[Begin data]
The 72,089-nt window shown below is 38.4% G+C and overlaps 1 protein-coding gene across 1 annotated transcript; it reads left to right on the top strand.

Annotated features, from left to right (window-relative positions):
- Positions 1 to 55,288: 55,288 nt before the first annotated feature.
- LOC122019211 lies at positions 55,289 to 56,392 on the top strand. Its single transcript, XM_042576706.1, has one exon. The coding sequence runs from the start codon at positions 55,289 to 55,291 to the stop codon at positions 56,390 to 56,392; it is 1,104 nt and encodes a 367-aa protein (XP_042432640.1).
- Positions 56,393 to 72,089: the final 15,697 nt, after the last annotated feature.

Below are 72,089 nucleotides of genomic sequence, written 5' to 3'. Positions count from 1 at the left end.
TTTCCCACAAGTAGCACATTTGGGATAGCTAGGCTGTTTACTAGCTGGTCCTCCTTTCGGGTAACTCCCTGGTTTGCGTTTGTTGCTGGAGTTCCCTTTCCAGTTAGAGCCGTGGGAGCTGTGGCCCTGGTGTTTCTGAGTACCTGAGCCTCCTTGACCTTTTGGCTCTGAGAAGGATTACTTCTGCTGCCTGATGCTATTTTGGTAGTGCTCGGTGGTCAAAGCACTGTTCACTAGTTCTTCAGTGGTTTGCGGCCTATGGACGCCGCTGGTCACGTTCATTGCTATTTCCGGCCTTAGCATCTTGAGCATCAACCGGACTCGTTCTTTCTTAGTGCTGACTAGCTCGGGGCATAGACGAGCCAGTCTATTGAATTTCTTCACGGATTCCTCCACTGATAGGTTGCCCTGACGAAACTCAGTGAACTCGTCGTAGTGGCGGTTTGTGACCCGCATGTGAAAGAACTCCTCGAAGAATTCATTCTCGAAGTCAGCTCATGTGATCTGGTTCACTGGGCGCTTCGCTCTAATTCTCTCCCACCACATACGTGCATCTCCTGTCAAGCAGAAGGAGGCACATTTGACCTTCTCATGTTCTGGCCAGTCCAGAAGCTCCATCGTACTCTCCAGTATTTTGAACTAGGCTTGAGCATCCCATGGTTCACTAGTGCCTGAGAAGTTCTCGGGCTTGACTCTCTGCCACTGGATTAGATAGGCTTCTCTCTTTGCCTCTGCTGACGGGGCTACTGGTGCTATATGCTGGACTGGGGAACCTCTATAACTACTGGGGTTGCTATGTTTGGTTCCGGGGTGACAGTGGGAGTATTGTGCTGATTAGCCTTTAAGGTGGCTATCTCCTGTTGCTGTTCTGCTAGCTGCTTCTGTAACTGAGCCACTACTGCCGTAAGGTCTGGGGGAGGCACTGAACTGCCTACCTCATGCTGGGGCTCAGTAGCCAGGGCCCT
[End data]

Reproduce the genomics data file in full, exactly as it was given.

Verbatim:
The 72,089-nt window shown below is 38.4% G+C and overlaps 1 protein-coding gene across 1 annotated transcript; it reads left to right on the top strand.

Annotated features, from left to right (window-relative positions):
- Positions 1 to 55,288: 55,288 nt before the first annotated feature.
- LOC122019211 lies at positions 55,289 to 56,392 on the top strand. Its single transcript, XM_042576706.1, has one exon. The coding sequence runs from the start codon at positions 55,289 to 55,291 to the stop codon at positions 56,390 to 56,392; it is 1,104 nt and encodes a 367-aa protein (XP_042432640.1).
- Positions 56,393 to 72,089: the final 15,697 nt, after the last annotated feature.

Below are 72,089 nucleotides of genomic sequence, written 5' to 3'. Positions count from 1 at the left end.
TTTCCCACAAGTAGCACATTTGGGATAGCTAGGCTGTTTACTAGCTGGTCCTCCTTTCGGGTAACTCCCTGGTTTGCGTTTGTTGCTGGAGTTCCCTTTCCAGTTAGAGCCGTGGGAGCTGTGGCCCTGGTGTTTCTGAGTACCTGAGCCTCCTTGACCTTTTGGCTCTGAGAAGGATTACTTCTGCTGCCTGATGCTATTTTGGTAGTGCTCGGTGGTCAAAGCACTGTTCACTAGTTCTTCAGTGGTTTGCGGCCTATGGACGCCGCTGGTCACGTTCATTGCTATTTCCGGCCTTAGCATCTTGAGCATCAACCGGACTCGTTCTTTCTTAGTGCTGACTAGCTCGGGGCATAGACGAGCCAGTCTATTGAATTTCTTCACGGATTCCTCCACTGATAGGTTGCCCTGACGAAACTCAGTGAACTCGTCGTAGTGGCGGTTTGTGACCCGCATGTGAAAGAACTCCTCGAAGAATTCATTCTCGAAGTCAGCTCATGTGATCTGGTTCACTGGGCGCTTCGCTCTAATTCTCTCCCACCACATACGTGCATCTCCTGTCAAGCAGAAGGAGGCACATTTGACCTTCTCATGTTCTGGCCAGTCCAGAAGCTCCATCGTACTCTCCAGTATTTTGAACTAGGCTTGAGCATCCCATGGTTCACTAGTGCCTGAGAAGTTCTCGGGCTTGACTCTCTGCCACTGGATTAGATAGGCTTCTCTCTTTGCCTCTGCTGACGGGGCTACTGGTGCTATATGCTGGACTGGGGAACCTCTATAACTACTGGGGTTGCTATGTTTGGTTCCGGGGTGACAGTGGGAGTATTGTGCTGATTAGCCTTTAAGGTGGCTATCTCCTGTTGCTGTTCTGCTAGCTGCTTCTGTAACTGAGCCACTACTGCCGTAAGGTCTGGGGGAGGCACTGAACTGCCTACCTCATGCTGGGGCTCAGTAGCCAGGGCCCT